The return of Mahathir Mohamad as Prime Minister of Malaysia has to be one of the greatest comebacks in political history. Malaysians must know something about age not being a barrier to national leadership. At age 92, Mahathir is back with vengeance. And no, he’s not going after his enemies mainly for political reasons.
Mahathir stepped out of retirement to implement a scorched-earth policy in cleaning up government corruption in his country. The sight of five trucks hauling away luxury items from a Kuala Lumpur condominium owned by former Prime Minister Najib Razak was a sight to behold. Live mainstream coverage fed by Malaysian TV showed luggages and boxes of luxury goods owned by his wife such as jewelry and designer handbags Gucci, Ferragamo and Birkin.
Razak had been the subject of whispered rumors of corruption among the people in a country where gossip is punishable with a stiff penalty of fine and imprisonment. But the truckloads of confiscated expensive items owned by his wife proved to be the smoking gun. Earlier there were allegations of Razak dipping his hand into the country’s coffers. The graft charges were filed during the time Razak was brokering a peace settlement between former President Noynoy Aquino and the Moro Islamic Liberation Front in Mindanao. As he was still in power, nothing came of the case against Razak. But for sure it will be a different story now with Mahathir back at the helm in Malaysia.
Mahathir was biding his time for his dramatic comeback while Malaysians thought he had quietly settled into retirement. This is a man known for his resolve in standing up for what he believes in. Mahathir proved international financier George Soros wrong in their feud several years back. Mahathir turned his country’s economy around and Malaysia into a global player despite Soros’ dire prediction.
Soros, born Georgy Schwaertz, is a Jewish-American of Hungarian descent He is known worldwide as a wizard in foreign currency trading where he built his empire and made billions of dollars. He’s part-owner of China’s Hainan Airlines which flies the round trip Budapest to Hainan non-stop route.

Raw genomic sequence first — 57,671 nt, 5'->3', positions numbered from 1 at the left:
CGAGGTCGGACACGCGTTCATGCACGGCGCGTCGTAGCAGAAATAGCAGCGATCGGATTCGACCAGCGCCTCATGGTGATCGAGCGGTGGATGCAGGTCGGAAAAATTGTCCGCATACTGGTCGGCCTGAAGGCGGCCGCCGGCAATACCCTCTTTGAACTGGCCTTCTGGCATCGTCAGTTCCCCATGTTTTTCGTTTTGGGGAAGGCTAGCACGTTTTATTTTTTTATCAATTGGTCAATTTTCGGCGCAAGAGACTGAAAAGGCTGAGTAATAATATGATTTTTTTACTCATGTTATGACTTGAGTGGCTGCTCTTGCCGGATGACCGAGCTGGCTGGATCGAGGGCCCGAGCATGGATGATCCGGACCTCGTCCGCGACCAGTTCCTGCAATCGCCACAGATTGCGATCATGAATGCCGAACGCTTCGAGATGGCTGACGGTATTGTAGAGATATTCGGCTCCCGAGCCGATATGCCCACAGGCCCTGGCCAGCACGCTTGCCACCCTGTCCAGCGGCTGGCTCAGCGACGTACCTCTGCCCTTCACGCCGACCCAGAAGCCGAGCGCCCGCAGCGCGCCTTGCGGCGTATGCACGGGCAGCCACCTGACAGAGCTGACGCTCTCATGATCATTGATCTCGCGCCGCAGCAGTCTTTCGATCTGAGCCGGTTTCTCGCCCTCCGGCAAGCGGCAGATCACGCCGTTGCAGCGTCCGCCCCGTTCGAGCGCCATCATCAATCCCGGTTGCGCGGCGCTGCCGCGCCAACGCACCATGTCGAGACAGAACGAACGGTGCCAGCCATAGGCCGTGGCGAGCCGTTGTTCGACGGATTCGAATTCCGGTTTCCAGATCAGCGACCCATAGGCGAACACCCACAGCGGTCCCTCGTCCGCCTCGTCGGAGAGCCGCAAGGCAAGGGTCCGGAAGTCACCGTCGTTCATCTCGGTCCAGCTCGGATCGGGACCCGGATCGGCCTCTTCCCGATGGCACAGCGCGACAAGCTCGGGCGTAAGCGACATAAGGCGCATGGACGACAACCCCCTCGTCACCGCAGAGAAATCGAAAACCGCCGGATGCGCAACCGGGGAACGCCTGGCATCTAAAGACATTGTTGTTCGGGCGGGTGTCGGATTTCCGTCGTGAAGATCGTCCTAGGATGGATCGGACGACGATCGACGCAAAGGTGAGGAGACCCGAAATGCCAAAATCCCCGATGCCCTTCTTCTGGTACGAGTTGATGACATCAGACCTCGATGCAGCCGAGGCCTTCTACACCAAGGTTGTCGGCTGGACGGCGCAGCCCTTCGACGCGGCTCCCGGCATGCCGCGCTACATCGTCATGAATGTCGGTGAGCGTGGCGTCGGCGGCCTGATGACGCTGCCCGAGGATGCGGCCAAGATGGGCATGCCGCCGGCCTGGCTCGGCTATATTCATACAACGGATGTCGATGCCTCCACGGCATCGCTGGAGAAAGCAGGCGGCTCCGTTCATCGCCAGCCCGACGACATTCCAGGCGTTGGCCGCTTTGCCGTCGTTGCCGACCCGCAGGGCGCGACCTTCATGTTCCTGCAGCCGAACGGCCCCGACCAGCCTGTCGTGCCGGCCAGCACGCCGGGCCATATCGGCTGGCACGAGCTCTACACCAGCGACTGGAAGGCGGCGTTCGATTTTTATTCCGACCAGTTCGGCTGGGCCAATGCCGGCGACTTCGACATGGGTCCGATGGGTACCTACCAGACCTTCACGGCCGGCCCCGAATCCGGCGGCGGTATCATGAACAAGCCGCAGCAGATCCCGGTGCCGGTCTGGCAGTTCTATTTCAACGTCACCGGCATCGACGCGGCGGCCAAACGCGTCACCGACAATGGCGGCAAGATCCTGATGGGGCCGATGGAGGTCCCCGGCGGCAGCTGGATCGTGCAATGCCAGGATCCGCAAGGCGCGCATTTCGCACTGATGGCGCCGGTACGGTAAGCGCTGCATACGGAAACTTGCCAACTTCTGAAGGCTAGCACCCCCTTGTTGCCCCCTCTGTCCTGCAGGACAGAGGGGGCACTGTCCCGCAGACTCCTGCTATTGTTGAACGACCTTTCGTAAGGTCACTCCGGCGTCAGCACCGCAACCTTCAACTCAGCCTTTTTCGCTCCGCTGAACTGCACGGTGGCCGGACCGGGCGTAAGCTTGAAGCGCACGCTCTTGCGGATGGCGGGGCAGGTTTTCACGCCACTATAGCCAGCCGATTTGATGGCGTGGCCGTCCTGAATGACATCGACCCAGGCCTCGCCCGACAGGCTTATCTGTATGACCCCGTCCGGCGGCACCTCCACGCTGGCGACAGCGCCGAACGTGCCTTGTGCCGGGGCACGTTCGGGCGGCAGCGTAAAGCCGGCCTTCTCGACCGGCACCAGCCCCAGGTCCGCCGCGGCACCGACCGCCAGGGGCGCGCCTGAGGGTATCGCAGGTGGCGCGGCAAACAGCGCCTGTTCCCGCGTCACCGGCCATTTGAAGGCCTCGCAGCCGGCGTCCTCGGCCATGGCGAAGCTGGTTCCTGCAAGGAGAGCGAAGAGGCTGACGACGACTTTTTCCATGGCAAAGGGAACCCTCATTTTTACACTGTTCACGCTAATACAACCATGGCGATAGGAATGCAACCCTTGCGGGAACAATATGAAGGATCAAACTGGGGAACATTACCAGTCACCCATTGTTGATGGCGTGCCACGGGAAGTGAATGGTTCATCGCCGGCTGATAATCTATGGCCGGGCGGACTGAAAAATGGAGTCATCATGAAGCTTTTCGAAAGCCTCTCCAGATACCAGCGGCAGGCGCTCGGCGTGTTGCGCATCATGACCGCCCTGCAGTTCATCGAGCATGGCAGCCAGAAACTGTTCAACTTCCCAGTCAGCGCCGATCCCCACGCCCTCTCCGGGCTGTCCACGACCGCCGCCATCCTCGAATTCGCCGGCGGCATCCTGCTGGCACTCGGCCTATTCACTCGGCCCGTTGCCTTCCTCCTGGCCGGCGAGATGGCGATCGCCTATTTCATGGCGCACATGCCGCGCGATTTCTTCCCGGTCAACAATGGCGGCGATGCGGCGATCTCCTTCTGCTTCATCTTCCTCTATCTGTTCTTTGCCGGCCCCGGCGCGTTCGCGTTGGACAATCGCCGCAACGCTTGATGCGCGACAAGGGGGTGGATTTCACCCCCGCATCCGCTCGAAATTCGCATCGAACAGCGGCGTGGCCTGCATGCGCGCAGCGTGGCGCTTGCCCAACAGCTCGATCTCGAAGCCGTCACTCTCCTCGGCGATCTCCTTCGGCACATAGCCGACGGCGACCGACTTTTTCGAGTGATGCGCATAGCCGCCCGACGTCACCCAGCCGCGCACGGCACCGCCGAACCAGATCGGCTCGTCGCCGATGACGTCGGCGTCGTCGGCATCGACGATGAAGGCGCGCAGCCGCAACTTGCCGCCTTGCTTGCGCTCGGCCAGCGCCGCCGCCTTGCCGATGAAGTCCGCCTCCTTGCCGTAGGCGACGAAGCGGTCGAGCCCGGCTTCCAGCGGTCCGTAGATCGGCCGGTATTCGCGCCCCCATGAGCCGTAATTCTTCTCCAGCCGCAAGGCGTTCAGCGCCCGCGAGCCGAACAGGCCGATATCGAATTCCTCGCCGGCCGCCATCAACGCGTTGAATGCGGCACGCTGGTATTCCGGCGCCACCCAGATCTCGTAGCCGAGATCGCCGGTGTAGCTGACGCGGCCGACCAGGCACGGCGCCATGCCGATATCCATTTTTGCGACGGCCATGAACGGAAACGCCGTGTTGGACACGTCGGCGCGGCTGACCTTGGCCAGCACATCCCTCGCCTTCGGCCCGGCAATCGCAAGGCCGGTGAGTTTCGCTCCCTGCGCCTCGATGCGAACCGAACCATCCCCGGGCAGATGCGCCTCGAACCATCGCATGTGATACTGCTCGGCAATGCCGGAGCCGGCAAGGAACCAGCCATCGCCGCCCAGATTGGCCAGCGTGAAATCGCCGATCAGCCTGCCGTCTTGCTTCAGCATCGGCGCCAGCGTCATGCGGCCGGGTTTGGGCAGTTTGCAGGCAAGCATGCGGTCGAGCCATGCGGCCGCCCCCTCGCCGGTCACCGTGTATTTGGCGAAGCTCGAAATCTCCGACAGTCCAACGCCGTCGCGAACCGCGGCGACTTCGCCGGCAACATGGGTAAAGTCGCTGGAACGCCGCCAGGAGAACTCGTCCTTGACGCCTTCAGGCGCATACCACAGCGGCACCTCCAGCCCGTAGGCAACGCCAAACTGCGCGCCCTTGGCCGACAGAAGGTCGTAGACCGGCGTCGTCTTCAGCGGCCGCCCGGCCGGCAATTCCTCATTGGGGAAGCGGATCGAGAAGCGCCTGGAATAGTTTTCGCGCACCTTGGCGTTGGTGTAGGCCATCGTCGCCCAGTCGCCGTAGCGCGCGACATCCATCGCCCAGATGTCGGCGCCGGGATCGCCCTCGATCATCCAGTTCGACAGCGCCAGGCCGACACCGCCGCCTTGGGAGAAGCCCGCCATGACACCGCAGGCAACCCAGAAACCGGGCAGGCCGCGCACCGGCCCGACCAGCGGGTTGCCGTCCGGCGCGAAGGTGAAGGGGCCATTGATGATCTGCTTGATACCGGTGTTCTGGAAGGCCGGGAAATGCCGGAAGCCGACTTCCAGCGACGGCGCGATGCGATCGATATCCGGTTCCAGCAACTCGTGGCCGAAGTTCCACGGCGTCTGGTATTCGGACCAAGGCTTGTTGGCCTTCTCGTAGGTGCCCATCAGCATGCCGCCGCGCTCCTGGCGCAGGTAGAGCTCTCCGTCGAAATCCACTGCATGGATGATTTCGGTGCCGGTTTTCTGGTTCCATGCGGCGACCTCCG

Aside from financial holdings in Hainan Air, the 88-year-old Soros has investments in a thousand other global companies. The list is too long to be included in the space of this column. Soros, with a net worth of $8 billion, has investments ranging from banks, financing firms, real estate, food and beverage, etc.
I met Mahathir in Kuala Lumpur and Soros in Budapest in the course of my diplomatic stint. Both men possess magnetic personalities.
There are two sides to George Soros the man. He is seen by many as a selfless philanthropist but by some as a dangerous liberal and a demagogue. From 1979 to 2011, Soros donated an estimated $11 billion to foundations, universities, including a whole wing annex to the University of Budapest.
But fund transfers to poor countries undergoing political strife and armed conflicts have raised questions on Soros’ true intent. Is the infusion of funds into these countries in conflict intended to get a foot in the door for his foreign companies? But why not? That’s business acumen to get your return on investment when there is blood on the streets.
Where does George Soros live? When you are fabulously rich you live everywhere. Soros is known to have residences in the US, Switzerland, Paris, London, other parts of Europe, the Caribbean and South America. Why not if you can afford it and fly to these places in your own private jet plane?
Mahathir had a close relationship with former President Fidel V. Ramos. The Malaysian-made car Proton was introduced in the country, assembled and sold here. But unfortunately competition was too much from Japanese and Korean vehicles.
More importantly, will the peace negotiations between the Philippine government and the MILF be fast-tracked if Mahathir is the honest broker? This is not to rule out the passage of the Bangsamoro Basic Law and the Philippine claim to Sabah.